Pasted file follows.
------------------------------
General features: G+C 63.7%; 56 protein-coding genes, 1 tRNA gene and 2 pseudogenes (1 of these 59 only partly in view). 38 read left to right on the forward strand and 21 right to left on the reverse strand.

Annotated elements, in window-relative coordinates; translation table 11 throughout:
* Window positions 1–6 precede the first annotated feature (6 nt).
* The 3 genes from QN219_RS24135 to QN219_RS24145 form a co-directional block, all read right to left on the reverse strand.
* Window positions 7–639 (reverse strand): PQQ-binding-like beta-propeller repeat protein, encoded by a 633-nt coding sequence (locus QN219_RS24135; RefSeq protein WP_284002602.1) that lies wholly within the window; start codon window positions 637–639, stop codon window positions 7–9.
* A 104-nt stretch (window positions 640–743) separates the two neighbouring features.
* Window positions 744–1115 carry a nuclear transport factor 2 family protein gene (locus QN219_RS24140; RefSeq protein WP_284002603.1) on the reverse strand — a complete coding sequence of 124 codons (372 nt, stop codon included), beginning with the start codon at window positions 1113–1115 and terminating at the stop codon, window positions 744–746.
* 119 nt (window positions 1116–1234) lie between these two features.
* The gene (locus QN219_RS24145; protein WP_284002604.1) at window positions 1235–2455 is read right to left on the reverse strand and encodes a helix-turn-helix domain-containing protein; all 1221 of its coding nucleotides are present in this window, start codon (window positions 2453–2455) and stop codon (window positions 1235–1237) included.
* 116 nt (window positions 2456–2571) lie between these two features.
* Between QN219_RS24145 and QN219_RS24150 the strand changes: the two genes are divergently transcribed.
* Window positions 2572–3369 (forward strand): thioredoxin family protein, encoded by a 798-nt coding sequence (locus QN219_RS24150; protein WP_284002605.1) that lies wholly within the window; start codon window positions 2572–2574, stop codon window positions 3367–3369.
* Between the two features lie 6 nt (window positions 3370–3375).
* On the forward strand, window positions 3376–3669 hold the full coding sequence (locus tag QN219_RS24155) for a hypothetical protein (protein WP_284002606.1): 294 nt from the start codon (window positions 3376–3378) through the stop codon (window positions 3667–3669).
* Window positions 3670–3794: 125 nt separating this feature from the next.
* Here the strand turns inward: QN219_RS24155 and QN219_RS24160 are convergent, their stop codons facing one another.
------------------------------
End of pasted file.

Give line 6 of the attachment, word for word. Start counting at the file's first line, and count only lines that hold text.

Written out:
* A 104-nt stretch (window positions 640–743) separates the two neighbouring features.